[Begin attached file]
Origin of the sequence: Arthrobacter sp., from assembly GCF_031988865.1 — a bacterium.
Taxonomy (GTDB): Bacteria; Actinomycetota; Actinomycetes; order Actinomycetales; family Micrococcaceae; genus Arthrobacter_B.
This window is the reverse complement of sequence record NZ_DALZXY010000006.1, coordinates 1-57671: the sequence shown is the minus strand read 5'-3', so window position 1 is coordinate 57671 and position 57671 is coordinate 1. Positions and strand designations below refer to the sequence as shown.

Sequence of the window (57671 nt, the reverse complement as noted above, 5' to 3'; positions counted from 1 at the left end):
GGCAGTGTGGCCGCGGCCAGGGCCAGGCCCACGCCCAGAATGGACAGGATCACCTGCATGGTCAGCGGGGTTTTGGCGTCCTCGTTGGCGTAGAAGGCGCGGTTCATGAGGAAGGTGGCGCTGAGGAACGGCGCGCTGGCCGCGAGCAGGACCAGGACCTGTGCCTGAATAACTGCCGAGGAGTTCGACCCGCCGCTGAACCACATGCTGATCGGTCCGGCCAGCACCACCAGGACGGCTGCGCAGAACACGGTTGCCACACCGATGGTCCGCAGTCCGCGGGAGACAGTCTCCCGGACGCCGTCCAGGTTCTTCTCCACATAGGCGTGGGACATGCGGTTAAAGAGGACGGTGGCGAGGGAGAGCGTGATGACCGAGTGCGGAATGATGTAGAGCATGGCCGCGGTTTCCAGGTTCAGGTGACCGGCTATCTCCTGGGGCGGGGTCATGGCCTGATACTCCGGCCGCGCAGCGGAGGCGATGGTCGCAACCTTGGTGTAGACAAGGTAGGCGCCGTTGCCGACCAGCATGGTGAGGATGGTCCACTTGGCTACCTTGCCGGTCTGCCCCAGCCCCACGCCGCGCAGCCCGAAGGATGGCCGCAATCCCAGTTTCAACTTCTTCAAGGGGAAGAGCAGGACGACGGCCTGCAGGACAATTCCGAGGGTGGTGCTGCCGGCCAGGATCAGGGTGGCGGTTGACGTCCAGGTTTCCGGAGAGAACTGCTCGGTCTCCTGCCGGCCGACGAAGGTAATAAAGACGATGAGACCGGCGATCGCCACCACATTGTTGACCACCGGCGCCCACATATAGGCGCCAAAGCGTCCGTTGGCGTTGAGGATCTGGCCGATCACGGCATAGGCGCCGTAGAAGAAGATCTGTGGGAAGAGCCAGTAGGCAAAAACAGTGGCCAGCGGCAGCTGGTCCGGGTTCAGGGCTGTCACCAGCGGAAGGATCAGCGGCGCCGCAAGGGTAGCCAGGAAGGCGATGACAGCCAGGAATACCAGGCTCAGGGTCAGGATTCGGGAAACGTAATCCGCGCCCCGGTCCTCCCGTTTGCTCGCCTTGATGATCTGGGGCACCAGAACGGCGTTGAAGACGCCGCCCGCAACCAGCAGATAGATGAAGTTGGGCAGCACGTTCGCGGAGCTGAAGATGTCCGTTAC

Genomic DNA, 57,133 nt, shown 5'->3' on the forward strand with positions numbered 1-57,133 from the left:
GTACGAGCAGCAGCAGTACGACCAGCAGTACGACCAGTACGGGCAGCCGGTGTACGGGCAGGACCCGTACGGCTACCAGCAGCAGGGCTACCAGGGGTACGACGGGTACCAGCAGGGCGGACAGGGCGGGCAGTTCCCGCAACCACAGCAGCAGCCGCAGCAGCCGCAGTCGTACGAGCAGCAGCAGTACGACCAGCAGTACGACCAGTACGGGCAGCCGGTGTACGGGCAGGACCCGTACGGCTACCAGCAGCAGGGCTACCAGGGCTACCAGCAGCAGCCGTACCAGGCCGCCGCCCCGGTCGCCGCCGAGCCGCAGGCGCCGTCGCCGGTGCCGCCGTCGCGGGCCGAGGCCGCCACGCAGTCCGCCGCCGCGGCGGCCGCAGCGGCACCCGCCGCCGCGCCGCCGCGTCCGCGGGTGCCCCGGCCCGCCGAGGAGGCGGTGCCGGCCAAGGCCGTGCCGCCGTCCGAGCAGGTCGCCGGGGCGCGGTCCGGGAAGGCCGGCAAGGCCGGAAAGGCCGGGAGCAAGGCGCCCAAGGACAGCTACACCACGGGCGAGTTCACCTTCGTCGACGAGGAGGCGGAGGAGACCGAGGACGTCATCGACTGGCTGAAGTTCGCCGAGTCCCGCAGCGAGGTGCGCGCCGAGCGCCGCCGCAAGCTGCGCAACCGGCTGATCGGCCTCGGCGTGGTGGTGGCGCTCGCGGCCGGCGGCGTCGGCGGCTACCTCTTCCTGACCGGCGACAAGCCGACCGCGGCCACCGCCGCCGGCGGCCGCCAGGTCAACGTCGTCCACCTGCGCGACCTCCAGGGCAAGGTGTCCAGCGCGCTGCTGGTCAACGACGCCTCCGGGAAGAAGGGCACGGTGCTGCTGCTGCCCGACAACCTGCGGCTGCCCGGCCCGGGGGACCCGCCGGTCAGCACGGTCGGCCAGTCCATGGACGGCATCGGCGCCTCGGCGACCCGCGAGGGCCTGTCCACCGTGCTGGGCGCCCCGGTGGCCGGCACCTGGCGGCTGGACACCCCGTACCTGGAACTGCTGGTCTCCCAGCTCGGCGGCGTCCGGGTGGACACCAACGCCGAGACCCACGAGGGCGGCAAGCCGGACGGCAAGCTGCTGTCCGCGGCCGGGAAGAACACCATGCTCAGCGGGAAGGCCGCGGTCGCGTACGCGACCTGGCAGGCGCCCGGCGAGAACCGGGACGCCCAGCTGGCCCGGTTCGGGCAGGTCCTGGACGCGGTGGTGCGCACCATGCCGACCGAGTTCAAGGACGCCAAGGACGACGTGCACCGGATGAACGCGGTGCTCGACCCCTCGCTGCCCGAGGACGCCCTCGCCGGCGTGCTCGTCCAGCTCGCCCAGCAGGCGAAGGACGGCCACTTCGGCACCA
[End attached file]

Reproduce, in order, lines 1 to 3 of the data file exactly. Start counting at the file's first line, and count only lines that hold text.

Origin of the sequence: Arthrobacter sp., from assembly GCF_031988865.1 — a bacterium.
Taxonomy (GTDB): Bacteria; Actinomycetota; Actinomycetes; order Actinomycetales; family Micrococcaceae; genus Arthrobacter_B.
This window is the reverse complement of sequence record NZ_DALZXY010000006.1, coordinates 1-57671: the sequence shown is the minus strand read 5'-3', so window position 1 is coordinate 57671 and position 57671 is coordinate 1. Positions and strand designations below refer to the sequence as shown.